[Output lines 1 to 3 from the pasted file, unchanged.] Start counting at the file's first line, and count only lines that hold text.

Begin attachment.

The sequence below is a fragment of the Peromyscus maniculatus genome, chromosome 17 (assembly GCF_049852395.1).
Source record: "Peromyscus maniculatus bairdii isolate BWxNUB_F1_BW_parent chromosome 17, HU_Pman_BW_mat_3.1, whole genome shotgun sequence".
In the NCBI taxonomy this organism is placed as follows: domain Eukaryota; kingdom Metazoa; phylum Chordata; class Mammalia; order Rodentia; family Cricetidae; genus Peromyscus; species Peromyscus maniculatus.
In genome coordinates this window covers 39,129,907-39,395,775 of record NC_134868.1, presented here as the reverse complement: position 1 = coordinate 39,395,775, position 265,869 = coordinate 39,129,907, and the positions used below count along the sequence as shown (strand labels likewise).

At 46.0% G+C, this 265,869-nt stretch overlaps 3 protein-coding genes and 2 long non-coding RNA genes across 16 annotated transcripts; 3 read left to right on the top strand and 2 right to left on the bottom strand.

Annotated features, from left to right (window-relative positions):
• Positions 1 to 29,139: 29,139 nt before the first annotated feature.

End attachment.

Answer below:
The sequence below is a fragment of the Peromyscus maniculatus genome, chromosome 17 (assembly GCF_049852395.1).
Source record: "Peromyscus maniculatus bairdii isolate BWxNUB_F1_BW_parent chromosome 17, HU_Pman_BW_mat_3.1, whole genome shotgun sequence".
In the NCBI taxonomy this organism is placed as follows: domain Eukaryota; kingdom Metazoa; phylum Chordata; class Mammalia; order Rodentia; family Cricetidae; genus Peromyscus; species Peromyscus maniculatus.